A meeting agenda is a document prepared to make a meeting more organized and efficient. Without a written agenda, business meetings tend to run longer and get off topic. On the other hand, preparing an agenda will help you structure a meeting, focus it on the most important problems, and identify its desired outcomes.
Steps for Writing a Meeting Agenda
- Determine the reasons and objectives why you called for a meeting. An objective has an active component and chalks out what needs to be done or decided during the meeting.
- Prepare a list of topics or agenda items to discuss. You can also ask the attendees to submit their own topics. Usually, this is done about a month before the meeting so that everyone is able to prepare the issues they would like to discuss during the meeting.
- Set priorities to each of the agenda items in order to make sure that the most crucial ones are discussed first. Exclude those agenda items that are not aimed to achieve the stated objective of the meeting.
- Assign presenters. Not all of the agenda items should be presented solely by you. Instead of dominating the leadership role, you might want to share it with other attendees to involve more people in active participation. Also, you can assign the person that will be responsible for taking meeting minutes.
- Check the meeting agenda for mistakes, as well as for points you may have missed.
- Distribute the meeting agenda among the attendees. You can either print out the necessary number of copies or use email.
The topics for meeting agendas are usually chosen concerning any urgent issues that need discussion and resolution. Therefore, depending on the task that is currently performed, a meeting can be held on different topics. For example, agenda items may be:
- a discussion of new industry trends and technologies
- the outcomes of applying certain business strategies
- challenges a certain project may face
- development of new marketing strategies
- summing up monthly activities of a company
- new approaches for evaluating the efficiency of each department’s activity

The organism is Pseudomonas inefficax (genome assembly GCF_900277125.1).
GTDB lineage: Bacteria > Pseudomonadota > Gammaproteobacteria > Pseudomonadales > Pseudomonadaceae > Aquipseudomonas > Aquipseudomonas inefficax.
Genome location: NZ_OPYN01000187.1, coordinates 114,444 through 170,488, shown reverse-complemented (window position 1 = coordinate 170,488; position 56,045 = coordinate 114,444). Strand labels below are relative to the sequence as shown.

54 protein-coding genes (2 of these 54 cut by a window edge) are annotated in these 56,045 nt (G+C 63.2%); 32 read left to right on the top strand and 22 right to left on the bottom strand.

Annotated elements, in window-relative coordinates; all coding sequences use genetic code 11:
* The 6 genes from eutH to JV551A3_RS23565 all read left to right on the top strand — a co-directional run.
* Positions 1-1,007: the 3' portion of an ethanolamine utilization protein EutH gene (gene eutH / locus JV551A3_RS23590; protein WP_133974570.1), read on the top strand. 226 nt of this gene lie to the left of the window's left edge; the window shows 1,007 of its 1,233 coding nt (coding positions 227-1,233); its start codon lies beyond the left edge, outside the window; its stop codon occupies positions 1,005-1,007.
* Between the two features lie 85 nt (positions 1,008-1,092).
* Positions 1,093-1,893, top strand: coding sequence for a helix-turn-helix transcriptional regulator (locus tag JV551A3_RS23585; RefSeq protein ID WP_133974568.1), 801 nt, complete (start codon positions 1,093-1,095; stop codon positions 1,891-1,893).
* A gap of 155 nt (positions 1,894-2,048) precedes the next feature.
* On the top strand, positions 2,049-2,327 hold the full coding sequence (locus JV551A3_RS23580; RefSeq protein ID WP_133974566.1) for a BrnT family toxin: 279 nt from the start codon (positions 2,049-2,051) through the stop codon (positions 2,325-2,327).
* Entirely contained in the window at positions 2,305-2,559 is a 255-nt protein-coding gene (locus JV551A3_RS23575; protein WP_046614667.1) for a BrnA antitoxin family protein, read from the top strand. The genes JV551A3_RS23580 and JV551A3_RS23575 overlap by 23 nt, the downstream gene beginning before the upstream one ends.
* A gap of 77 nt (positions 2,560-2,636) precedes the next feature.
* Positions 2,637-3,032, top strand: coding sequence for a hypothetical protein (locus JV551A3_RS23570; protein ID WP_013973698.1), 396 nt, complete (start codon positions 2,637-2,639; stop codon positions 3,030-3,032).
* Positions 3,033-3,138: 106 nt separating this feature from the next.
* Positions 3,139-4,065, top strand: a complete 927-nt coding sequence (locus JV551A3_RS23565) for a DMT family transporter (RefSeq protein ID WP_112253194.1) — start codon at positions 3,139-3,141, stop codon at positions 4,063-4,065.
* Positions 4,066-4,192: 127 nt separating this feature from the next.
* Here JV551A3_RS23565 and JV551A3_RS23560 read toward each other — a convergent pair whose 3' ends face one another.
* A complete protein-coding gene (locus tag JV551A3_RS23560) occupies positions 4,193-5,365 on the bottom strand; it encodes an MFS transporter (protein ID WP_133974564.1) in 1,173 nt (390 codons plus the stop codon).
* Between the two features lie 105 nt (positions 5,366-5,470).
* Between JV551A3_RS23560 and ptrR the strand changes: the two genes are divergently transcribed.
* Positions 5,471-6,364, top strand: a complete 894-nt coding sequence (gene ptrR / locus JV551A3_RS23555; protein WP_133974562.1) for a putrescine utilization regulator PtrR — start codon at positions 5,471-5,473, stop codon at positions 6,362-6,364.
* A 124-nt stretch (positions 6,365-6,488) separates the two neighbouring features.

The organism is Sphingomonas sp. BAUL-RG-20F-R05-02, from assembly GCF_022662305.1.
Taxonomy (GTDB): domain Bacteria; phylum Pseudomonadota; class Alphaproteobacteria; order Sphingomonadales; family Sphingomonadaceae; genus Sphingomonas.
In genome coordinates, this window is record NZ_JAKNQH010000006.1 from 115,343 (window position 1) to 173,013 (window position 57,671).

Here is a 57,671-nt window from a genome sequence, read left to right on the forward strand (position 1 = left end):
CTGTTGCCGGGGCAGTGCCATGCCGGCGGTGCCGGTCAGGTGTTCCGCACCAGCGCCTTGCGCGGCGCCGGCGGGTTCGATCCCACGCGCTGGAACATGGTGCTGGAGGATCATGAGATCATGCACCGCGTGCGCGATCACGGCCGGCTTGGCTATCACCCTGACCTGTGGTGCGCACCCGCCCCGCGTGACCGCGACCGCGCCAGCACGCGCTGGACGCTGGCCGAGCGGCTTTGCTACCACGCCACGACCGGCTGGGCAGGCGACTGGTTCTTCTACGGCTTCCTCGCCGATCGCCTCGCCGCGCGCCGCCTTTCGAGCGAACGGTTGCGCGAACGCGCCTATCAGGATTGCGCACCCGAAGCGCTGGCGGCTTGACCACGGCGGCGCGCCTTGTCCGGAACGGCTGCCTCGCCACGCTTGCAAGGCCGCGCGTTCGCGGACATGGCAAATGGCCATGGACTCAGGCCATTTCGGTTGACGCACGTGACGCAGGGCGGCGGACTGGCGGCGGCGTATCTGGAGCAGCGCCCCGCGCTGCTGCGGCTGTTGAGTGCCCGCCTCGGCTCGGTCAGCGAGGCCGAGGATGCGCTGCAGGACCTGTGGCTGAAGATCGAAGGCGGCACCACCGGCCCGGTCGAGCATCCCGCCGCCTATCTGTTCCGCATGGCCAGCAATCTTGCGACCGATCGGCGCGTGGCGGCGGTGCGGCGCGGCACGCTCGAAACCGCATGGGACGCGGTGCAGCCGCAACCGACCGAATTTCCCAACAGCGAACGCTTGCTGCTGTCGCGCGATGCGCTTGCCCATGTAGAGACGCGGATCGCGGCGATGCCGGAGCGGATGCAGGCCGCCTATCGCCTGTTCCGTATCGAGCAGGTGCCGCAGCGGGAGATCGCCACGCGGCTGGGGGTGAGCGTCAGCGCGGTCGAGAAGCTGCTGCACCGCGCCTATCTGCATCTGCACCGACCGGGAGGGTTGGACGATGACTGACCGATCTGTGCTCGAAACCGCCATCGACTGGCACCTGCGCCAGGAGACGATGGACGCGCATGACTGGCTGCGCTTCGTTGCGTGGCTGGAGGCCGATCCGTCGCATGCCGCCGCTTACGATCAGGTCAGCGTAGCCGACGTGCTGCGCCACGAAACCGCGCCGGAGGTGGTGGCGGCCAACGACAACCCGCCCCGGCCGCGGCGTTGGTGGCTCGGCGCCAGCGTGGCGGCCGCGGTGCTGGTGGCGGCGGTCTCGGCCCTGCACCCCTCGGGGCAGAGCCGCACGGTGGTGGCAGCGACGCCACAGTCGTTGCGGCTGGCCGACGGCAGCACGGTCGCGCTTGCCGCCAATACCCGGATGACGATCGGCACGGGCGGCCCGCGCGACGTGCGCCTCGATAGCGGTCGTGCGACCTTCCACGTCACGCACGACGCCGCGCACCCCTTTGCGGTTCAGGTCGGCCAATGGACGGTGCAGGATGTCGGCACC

Key Points to Consider
- When allocating time on each of the agenda items, it is important to remember time is needed not only to present a certain issue, but also to discuss it.
- If you hold meetings often, create a template of a meeting agenda. This way you will minimize the time needed to prepare this document for a subsequent meeting and will ensure that you always attend to the major points that are commonly present in meeting agendas.
- Make a proper heading. Usually, the meeting agenda heading includes the date, location, starting and ending time, and expected attendees. Be specific about phraseology here, as the agenda should be informative and reflect the main objectives. For example, writing “Developing Marketing Strategies for Project 112 in July” will tell the attendees much more than “A Meeting on Marketing.”
- Number the agenda items. This makes it easier for you to refer to them and easier for your listeners to keep track of what is going on.
Do and Don’t
Common Mistakes When Writing a Meeting Agenda
- Allowing random changes to be made during the meeting instead of sticking to the agenda. In outstanding cases, the written agenda may be changed without too much interruption to the flow of the meeting; however, this is better done before and not during the meeting.
- Having no written agenda. No matter how amazing your memory is and how well you’ve thought over the meeting’s objectives and agenda items, you still need to write a plan down. Otherwise, you risk forgetting important items to be discussed.
- Forgetting to attach supporting materials. You need these materials to ensure that every attendee keeps up with the topics raised at the meeting.
- Forgetting to sum up the decisions made during the meeting on each of the agenda items.
Now that you have acquainted yourself with the basic meeting agenda writing tips and rules, you can check out our meeting agenda samples to link theory with practice.